Dogs, humans exchange oxytocin rushes

By Sports & Health Reporter

Dogs are known for being a man’s best friend because of the close bond many dog owners share with their pups. This bond is solidified when dogs gaze at their owners, according to a study published in the April 17 edition of the journal Science.

Researchers at Azabu University in Japan have found that when dogs and humans exchange gazes, both experience rushes of oxytocin. Oxytocin, often called the “the love hormone,” is often associated with feelings of trust, nurturing and attachment. The brain also experiences an oxytocin rush when a mother looks into her child’s eyes, or when a couple is falling in love.

“Oxytocin is a hormone that is important for many functions, such as giving birth, lactation and sexual behavior,” said Steve Chang, an assistant professor of psychology at Yale University, in an email. “Oxytocin is also critical in mediating the bonding between mother and infant. More recently, accumulating evidence suggests that oxytocin is involved in regulating various types of social cognition even among strangers.”

A human’s oxytocin levels are greatly influenced by social interaction, Chang said.

“[The] oxytocin system is engaged in many everyday social interactions,” Chang said. “Oxytocin in the brain seems to enhance social attention and social motivation. When oxytocin controls these processes, it can amplify either pro-social or antisocial behaviors depending on the context and individuals.”

In the study, owners and dogs played for half an hour. Urine tests conducted before and after the play session determined that oxytocin levels were higher among the owners and dogs that had exchanged more gazes. Researchers then repeated the experiment with domesticated wolves and did not observe an increase in oxytocin levels.

The lack of an oxytocin rush occurring between wolves and their owners may show that dog and human interaction through eye contact is an unique trait, according to Takefumi Kikusui, corresponding author and a professor of companion animal research at Azabu University.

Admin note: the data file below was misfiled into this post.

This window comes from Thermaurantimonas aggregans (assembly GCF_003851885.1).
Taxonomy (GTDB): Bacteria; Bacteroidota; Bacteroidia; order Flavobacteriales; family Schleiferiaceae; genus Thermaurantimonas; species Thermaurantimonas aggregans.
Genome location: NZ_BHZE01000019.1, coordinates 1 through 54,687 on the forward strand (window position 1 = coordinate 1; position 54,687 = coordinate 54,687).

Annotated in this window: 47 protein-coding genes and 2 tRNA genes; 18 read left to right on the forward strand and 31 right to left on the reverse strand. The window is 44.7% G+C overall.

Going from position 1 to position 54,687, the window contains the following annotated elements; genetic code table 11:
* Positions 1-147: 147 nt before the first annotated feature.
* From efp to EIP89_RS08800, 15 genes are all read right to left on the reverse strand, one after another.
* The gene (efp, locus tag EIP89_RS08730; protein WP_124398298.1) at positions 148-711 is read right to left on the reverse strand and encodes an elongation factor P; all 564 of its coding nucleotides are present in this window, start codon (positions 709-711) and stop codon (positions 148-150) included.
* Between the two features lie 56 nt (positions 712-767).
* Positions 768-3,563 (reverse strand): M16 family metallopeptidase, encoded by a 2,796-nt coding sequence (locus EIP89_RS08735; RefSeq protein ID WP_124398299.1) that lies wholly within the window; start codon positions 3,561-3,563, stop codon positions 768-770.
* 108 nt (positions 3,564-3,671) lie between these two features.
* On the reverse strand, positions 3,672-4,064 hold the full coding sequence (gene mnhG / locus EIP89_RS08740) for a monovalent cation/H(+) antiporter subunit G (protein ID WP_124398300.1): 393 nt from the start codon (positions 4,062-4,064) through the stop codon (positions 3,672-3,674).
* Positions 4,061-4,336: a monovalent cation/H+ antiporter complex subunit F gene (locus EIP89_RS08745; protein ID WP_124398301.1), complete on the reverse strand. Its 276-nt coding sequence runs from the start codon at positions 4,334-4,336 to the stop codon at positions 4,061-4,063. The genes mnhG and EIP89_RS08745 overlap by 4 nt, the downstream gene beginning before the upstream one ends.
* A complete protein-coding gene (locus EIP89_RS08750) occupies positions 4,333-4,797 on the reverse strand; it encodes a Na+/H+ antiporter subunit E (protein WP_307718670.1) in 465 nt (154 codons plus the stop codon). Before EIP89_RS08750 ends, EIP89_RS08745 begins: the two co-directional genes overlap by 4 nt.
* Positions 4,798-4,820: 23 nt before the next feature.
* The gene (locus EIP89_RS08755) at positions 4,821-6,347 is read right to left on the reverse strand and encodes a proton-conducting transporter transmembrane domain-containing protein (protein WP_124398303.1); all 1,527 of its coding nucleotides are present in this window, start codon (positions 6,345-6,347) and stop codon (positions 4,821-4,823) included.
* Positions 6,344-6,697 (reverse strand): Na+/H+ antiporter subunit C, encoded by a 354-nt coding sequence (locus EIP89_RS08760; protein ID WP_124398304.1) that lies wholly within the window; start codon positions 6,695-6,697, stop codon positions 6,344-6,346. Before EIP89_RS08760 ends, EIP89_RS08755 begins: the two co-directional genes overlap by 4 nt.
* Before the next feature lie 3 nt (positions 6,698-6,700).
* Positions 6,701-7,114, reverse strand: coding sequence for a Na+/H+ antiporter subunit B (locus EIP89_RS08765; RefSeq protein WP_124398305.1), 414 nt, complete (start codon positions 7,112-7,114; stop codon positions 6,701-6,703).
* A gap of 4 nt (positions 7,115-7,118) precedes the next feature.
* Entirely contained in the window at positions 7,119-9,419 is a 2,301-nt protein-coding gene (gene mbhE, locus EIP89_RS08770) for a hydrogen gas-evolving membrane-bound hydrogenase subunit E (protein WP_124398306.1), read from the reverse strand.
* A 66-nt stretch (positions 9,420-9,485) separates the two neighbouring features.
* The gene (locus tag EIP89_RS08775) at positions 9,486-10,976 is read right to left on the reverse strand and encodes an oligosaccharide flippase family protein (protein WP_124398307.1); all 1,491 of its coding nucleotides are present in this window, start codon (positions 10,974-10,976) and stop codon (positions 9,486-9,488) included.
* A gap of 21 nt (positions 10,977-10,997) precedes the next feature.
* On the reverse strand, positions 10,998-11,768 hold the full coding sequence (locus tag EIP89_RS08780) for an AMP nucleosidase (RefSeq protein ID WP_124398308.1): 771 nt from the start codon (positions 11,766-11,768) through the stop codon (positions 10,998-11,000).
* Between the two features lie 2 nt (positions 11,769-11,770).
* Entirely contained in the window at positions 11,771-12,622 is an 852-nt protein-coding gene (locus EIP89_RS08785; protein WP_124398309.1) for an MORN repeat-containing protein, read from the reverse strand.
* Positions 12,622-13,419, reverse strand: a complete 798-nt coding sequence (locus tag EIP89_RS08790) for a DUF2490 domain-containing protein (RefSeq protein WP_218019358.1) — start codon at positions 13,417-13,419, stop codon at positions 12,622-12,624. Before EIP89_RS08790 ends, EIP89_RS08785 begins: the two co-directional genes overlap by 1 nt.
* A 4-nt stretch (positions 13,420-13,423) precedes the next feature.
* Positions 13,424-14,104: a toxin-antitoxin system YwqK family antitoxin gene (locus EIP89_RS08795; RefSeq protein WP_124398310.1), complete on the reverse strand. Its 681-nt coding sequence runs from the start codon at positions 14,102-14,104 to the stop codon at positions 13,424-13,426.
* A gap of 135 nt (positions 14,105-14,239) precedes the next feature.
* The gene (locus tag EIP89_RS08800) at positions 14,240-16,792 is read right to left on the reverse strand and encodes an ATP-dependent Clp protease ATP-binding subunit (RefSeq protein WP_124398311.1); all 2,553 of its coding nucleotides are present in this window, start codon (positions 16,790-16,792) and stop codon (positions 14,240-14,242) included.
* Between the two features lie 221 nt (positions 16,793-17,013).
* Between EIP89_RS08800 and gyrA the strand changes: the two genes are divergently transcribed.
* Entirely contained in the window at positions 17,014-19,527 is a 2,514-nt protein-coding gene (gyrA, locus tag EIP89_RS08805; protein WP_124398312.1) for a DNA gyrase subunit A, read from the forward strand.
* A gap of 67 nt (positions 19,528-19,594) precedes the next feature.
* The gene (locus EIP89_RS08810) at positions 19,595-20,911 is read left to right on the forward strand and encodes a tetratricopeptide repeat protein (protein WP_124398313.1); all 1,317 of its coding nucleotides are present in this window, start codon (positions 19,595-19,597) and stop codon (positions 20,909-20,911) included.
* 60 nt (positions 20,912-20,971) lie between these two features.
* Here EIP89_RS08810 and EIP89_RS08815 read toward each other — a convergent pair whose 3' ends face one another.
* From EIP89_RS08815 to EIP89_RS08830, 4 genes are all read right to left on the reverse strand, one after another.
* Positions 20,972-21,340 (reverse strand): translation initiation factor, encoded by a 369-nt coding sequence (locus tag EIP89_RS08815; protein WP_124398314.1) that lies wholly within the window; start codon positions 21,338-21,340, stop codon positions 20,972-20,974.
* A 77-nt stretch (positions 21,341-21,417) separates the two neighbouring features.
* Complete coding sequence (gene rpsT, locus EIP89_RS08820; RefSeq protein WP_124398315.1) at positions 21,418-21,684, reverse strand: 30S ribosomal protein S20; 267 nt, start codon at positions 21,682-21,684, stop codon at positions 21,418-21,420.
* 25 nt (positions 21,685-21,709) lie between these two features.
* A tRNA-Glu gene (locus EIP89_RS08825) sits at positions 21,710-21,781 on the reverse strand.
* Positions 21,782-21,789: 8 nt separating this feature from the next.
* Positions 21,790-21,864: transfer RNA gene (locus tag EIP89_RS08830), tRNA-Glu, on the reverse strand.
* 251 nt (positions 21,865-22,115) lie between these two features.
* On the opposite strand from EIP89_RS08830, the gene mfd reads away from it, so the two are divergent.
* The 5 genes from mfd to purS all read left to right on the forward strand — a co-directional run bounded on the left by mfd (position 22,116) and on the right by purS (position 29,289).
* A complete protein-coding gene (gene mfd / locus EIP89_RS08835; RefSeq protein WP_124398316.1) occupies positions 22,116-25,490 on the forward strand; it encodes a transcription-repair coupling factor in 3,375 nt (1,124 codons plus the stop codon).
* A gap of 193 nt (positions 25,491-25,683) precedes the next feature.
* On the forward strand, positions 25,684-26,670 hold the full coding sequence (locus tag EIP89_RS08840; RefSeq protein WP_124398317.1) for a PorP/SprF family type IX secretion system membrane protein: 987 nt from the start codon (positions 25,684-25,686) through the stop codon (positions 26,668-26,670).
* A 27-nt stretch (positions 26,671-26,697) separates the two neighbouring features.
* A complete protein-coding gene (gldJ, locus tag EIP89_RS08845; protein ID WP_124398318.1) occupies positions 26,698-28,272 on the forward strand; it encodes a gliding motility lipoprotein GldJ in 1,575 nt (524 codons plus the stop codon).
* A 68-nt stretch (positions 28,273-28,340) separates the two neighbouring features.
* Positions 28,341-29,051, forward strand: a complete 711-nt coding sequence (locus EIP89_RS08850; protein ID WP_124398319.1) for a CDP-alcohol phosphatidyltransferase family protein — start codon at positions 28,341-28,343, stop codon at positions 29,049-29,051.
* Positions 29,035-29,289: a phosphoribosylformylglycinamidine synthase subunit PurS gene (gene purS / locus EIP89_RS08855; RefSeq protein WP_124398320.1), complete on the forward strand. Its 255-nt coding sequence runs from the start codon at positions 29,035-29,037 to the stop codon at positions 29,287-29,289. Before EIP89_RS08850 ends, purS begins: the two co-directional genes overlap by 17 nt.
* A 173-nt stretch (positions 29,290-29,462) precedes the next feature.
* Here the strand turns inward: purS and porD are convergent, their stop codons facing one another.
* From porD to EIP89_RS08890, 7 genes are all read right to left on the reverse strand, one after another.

“We [were] surprised that we have [these results] with dogs, especially using eye gaze,” Kikusui said. “Because eye gaze from human to animals are usually threatening, not affiliated.”

To confirm the correlation between oxytocin and gazing, researchers also sprayed the hormone into an experimental group of dogs’ noses and then observed the dogs’ interactions with their human owners. Female dogs gazed at their owners longer than male dogs who had received the same oxytocin dosage, according to the study.

The study alludes to the possibility of co-evolution between humans and dogs, Kikusui said.

“Dogs have acquired the skills to obtain the care from the humans using eye gaze,” Kikusui said. “On the human side, we have no data yet, but there is a possibility to obtain the [affiliated] connections with other species, which can be accelerated by cohabitation with dogs.”

The physiological effect of co-habitation manifests in this study, according to Chang.

“The most interesting part of the study is that the oxytocin system is also involved in social cognitive processes occurring across two very different species—humans and dogs,” Chang said. “Through domestication, it is likely that the brains of both humans and dogs have been ‘repurposed’ to regard each other as important social partners in such ways that the interactions engage the oxytocin system.”